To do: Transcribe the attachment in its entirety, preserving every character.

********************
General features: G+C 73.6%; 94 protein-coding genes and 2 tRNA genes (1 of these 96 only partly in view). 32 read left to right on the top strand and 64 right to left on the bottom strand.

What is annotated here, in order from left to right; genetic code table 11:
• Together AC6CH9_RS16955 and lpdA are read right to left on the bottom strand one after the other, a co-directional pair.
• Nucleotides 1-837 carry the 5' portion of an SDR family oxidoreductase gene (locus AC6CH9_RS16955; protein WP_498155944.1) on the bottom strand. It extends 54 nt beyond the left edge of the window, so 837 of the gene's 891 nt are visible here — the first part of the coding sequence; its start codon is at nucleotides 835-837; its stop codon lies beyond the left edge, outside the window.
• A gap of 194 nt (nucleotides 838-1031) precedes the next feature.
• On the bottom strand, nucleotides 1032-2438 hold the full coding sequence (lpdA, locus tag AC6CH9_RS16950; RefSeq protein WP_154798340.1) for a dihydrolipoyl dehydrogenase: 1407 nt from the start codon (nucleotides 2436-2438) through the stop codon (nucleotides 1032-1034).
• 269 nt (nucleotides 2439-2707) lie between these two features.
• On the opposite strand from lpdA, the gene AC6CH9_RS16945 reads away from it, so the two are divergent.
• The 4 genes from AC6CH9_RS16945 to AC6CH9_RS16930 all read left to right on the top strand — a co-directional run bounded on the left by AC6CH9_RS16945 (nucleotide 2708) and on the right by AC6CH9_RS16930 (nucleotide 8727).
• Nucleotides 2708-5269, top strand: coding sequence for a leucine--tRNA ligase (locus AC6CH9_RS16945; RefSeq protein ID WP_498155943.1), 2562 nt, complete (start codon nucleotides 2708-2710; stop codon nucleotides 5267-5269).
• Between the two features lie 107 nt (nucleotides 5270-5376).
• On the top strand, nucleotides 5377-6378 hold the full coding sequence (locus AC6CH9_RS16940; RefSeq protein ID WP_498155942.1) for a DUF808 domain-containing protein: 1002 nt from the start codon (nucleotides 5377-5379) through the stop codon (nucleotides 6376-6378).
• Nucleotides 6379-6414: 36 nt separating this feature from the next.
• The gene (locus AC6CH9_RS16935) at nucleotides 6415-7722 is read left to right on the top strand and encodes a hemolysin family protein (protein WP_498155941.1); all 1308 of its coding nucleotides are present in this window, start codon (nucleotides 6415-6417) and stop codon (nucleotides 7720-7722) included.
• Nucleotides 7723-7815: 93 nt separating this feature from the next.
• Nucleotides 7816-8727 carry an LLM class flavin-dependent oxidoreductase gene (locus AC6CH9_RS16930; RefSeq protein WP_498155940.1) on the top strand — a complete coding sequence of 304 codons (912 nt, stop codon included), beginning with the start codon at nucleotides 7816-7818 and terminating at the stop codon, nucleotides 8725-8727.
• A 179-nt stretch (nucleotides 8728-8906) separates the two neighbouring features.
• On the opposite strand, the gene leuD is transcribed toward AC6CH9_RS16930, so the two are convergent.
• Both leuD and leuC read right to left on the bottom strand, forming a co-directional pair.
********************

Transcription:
General features: G+C 73.6%; 94 protein-coding genes and 2 tRNA genes (1 of these 96 only partly in view). 32 read left to right on the top strand and 64 right to left on the bottom strand.

What is annotated here, in order from left to right; genetic code table 11:
• Together AC6CH9_RS16955 and lpdA are read right to left on the bottom strand one after the other, a co-directional pair.
• Nucleotides 1-837 carry the 5' portion of an SDR family oxidoreductase gene (locus AC6CH9_RS16955; protein WP_498155944.1) on the bottom strand. It extends 54 nt beyond the left edge of the window, so 837 of the gene's 891 nt are visible here — the first part of the coding sequence; its start codon is at nucleotides 835-837; its stop codon lies beyond the left edge, outside the window.
• A gap of 194 nt (nucleotides 838-1031) precedes the next feature.
• On the bottom strand, nucleotides 1032-2438 hold the full coding sequence (lpdA, locus tag AC6CH9_RS16950; RefSeq protein WP_154798340.1) for a dihydrolipoyl dehydrogenase: 1407 nt from the start codon (nucleotides 2436-2438) through the stop codon (nucleotides 1032-1034).
• 269 nt (nucleotides 2439-2707) lie between these two features.
• On the opposite strand from lpdA, the gene AC6CH9_RS16945 reads away from it, so the two are divergent.
• The 4 genes from AC6CH9_RS16945 to AC6CH9_RS16930 all read left to right on the top strand — a co-directional run bounded on the left by AC6CH9_RS16945 (nucleotide 2708) and on the right by AC6CH9_RS16930 (nucleotide 8727).
• Nucleotides 2708-5269, top strand: coding sequence for a leucine--tRNA ligase (locus AC6CH9_RS16945; RefSeq protein ID WP_498155943.1), 2562 nt, complete (start codon nucleotides 2708-2710; stop codon nucleotides 5267-5269).
• Between the two features lie 107 nt (nucleotides 5270-5376).
• On the top strand, nucleotides 5377-6378 hold the full coding sequence (locus AC6CH9_RS16940; RefSeq protein ID WP_498155942.1) for a DUF808 domain-containing protein: 1002 nt from the start codon (nucleotides 5377-5379) through the stop codon (nucleotides 6376-6378).
• Nucleotides 6379-6414: 36 nt separating this feature from the next.
• The gene (locus AC6CH9_RS16935) at nucleotides 6415-7722 is read left to right on the top strand and encodes a hemolysin family protein (protein WP_498155941.1); all 1308 of its coding nucleotides are present in this window, start codon (nucleotides 6415-6417) and stop codon (nucleotides 7720-7722) included.
• Nucleotides 7723-7815: 93 nt separating this feature from the next.
• Nucleotides 7816-8727 carry an LLM class flavin-dependent oxidoreductase gene (locus AC6CH9_RS16930; RefSeq protein WP_498155940.1) on the top strand — a complete coding sequence of 304 codons (912 nt, stop codon included), beginning with the start codon at nucleotides 7816-7818 and terminating at the stop codon, nucleotides 8725-8727.
• A 179-nt stretch (nucleotides 8728-8906) separates the two neighbouring features.
• On the opposite strand, the gene leuD is transcribed toward AC6CH9_RS16930, so the two are convergent.
• Both leuD and leuC read right to left on the bottom strand, forming a co-directional pair.